This is the real me. I love making jewellery but rarely wear it. I only dress up to do LRP or Steampunk and usually have a less mature hairdo than my now 7 year old. I love making friends but need plenty of solitude. I’m happy to offer my experience to others in the hope that they might find it helpful. Above all and quite aptly, I’m a Conscious Craftie. ♡
Ever since I was little, I’ve wanted to do two things: be a writer, and work with animals. At one point I wanted to be a vet (even though I don’t particularly like the sight of blood), then I wanted to go into animal conservation. I’ve always loved the idea of working at a zoo. I had these big dreams of all the work with animals that I’d do when I was older. And in my spare time, I’d fulfil my love for writing, creating imaginary worlds where anything was possible.
But, when I was a teenager, I became really ill.
The strange symptoms first started around the age of seventeen, and all my doctors were baffled. Many just wrote me off as “an anxious female”, saying it was really common for teenage girls to faint for no reason. But, when I was nineteen, and after many tests and many doctors, I found out that I had some pretty rare conditions: I’d been born with Ehlers-Danlos Syndrome (a genetic disorder where the body produces faulty collagen) and, because of this, I also had several forms of dysautonomia (autonomic system dysfunction that affects almost every part of the body), including Postural Orthostatic Tachycardia Syndrome, meaning my autonomic system doesn’t work properly every time I’m upright—sitting, standing and walking.
These diagnoses explained a lot of the symptoms I’d been dealing with for the last few years. But knowing that I had these chronic conditions—EDS is genetic; it’s a DNA error—and that a lack of research meant none of them yet had a cure made me worried. I suddenly saw everything in terms of what I couldn’t do. And it was around the age of nineteen that I really understood what this meant, and the impact it would have on my life. With my conditions—the frequency of my fainting, and how my autonomic system no longer works when I’m in an upright position—unsurprisingly, I’m not allowed to drive. It would just be too risky. I don’t always get warning before I faint (and often my faints look like fits), and I get problems with my vision thanks to a lack of oxygen to my brain when I’m upright (sitting, standing, and walking).
But these illnesses also limit the amount of physical work I can do. Every time I’m upright my autonomic system malfunctions, and sometimes, I can barely stand up without getting a heart rate that’s in the 200s even when I’m doing nothing but standing (yeah, my autonomic system really doesn’t work thanks to POTS). I also faint frequently—which can do a lot of damage in itself, if I faint when I’m standing up—and I’m constantly dizzy; even moving my head from side-to-side can trigger an episode of autonomic dysfunction (during which I literally cannot do anything but lie still and wait for it to pass). And that’s not to mention how fragile my joints and muscles are due to the error in my DNA (Ehlers-Danlos Syndrome). I’ve dislocated major joints just walking—which sounds ridiculous given that I used to compete at athletics and cross-country running. But apparently it’s not unusual for those with EDS to be less affected by it when they’re younger, so much so that they don’t realise they have the gene until they get older and start experiencing the symptoms.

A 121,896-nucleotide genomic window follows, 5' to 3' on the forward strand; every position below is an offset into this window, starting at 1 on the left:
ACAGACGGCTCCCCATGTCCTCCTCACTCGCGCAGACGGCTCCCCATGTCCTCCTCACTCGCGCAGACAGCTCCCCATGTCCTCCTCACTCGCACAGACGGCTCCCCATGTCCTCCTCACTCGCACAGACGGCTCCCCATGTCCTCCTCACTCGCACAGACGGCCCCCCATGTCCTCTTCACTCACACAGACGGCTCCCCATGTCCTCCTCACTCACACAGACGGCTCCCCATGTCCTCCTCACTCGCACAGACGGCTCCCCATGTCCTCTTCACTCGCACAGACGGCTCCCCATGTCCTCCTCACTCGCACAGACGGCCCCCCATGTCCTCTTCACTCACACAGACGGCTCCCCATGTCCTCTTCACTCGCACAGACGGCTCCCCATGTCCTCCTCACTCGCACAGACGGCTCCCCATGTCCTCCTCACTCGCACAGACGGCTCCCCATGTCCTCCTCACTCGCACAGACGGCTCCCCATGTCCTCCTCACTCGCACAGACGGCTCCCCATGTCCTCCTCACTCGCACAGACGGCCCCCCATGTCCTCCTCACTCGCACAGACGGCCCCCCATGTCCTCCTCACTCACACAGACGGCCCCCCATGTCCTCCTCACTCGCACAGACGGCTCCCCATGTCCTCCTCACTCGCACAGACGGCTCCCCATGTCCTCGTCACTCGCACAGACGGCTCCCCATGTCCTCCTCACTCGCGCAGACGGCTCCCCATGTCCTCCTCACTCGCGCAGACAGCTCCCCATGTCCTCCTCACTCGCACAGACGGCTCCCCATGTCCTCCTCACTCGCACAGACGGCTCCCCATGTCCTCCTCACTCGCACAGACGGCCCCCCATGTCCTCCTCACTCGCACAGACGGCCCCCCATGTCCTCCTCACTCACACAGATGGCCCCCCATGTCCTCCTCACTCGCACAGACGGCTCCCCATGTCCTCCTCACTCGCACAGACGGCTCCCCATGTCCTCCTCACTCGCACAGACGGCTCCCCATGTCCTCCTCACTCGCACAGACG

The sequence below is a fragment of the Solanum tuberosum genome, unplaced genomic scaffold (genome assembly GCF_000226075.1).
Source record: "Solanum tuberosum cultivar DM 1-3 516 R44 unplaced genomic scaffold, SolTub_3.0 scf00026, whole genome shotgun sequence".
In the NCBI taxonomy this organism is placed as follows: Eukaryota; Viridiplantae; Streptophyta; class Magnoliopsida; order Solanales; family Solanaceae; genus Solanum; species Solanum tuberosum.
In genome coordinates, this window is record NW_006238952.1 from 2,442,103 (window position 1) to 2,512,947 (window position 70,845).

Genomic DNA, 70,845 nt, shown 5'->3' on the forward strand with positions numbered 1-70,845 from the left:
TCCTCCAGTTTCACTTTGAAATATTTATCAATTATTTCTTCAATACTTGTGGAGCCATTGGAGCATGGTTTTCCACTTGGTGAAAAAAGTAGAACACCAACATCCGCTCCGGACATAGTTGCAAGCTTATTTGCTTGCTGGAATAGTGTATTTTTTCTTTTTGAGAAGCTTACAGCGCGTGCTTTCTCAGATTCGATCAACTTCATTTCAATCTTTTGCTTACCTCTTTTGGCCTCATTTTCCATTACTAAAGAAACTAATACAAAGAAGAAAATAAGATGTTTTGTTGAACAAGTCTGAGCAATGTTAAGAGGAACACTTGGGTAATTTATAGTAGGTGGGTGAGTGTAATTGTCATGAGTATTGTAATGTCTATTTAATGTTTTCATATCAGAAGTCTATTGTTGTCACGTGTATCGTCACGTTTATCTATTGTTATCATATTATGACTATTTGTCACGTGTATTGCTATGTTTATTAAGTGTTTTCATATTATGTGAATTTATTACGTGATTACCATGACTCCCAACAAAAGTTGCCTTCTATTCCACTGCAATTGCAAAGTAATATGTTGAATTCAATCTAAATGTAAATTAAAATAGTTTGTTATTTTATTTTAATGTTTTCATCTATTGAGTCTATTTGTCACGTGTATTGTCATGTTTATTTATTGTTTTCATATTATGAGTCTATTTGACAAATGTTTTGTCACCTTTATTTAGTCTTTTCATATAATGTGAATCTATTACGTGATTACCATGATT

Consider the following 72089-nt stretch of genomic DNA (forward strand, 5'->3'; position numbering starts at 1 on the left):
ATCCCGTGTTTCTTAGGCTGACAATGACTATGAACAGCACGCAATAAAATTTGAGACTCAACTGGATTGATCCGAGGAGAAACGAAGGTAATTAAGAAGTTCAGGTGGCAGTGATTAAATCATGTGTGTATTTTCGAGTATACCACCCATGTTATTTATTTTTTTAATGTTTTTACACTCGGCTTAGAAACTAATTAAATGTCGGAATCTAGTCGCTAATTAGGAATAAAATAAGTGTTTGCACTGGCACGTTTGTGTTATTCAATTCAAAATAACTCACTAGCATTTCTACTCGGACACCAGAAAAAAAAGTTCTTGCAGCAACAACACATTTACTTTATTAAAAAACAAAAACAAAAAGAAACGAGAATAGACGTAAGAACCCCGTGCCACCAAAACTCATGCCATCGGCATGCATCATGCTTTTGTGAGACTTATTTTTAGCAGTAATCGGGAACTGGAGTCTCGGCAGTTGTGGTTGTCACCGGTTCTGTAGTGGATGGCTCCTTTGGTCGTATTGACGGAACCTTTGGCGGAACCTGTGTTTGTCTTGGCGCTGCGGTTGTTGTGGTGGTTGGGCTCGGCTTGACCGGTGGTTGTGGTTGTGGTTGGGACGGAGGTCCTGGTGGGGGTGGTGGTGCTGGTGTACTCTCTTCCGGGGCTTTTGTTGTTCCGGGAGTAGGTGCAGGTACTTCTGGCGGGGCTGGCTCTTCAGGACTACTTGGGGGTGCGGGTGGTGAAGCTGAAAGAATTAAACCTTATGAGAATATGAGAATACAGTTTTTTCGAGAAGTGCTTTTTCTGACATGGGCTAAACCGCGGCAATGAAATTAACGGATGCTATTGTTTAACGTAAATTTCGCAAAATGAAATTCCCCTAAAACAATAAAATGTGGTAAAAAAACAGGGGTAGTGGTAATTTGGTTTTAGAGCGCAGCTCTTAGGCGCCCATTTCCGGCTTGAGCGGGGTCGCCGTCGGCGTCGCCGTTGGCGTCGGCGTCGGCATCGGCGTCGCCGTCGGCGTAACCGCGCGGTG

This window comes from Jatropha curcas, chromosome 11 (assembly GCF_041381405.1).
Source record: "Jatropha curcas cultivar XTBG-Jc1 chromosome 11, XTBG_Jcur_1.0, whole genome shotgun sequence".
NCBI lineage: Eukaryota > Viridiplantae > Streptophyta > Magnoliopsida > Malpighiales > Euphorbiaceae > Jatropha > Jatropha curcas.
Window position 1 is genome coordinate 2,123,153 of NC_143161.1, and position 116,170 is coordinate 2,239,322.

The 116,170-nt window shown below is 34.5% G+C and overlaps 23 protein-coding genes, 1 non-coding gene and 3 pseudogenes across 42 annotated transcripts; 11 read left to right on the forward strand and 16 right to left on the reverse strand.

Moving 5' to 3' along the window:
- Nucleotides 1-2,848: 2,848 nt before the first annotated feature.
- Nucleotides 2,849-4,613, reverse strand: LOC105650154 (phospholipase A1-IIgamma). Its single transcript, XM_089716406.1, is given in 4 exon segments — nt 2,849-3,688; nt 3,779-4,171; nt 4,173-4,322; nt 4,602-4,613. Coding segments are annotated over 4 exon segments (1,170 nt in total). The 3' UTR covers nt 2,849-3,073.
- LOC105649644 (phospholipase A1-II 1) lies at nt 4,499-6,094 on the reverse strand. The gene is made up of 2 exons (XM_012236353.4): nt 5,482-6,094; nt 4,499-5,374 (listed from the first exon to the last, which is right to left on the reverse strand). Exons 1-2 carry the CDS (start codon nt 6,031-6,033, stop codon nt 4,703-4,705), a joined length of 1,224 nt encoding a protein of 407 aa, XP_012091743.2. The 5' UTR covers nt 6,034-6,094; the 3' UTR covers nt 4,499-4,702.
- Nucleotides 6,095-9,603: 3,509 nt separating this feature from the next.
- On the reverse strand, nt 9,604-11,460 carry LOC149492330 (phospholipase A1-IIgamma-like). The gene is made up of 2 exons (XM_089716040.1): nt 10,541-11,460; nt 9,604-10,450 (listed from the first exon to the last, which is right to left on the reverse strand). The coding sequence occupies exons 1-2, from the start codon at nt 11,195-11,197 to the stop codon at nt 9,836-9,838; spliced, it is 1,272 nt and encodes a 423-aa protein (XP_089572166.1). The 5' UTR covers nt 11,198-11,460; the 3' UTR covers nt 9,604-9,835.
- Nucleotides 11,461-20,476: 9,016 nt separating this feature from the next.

Pretty soon after my diagnoses, at the age of nineteen, I realised I most likely wouldn’t be able to work with animals as a career. Not only could I not drive myself to such a place of work, but also I’d probably end up collapsing or fainting after being upright for a little while, and I’d be too nauseated, due to autonomic dysfunction, to do anything. Just a short walk can leave me exhausted, thanks to this condition. And besides, my joints would be dislocating and subluxing the moment I tried to carry anything.
This is where my writing really came in.
Now, don’t get me wrong, I’ve always loved writing. It’s not the case that I got ill and then I started writing. No. I was writing seriously from the age of nine or ten; writing has always been one of my dreams. I had my first short story published at the age of sixteen, and when I was seventeen I completed my first full-length manuscript of 137,000 words. Writing is just part of me. It’s who I am and I have to write. It keeps me sane!
But, realising that I wouldn’t be able to work with animals, and that a lot of jobs would be nearly impossible for me to do in my current state of health, really made me focus on writing. It made me determined to be a successful full-time writer, because writing was one thing that my illnesses hadn’t stopped me from doing.
Even though I’m unwell and unable to move much due to my faulty autonomic system, I can still write. And I can fit my writing around the crazy number of hospital appointments I seem to have most weeks.
I’d always been a voracious reader, but now I read as much as I could get my hands on, and I wrote in every spare minute I had. It was escapism from my illness partly; when I wrote I wasn’t just this sick girl, I was a writer creating amazing worlds and I was living through my characters. But it was also something more. Writing was part of me. I had to do it.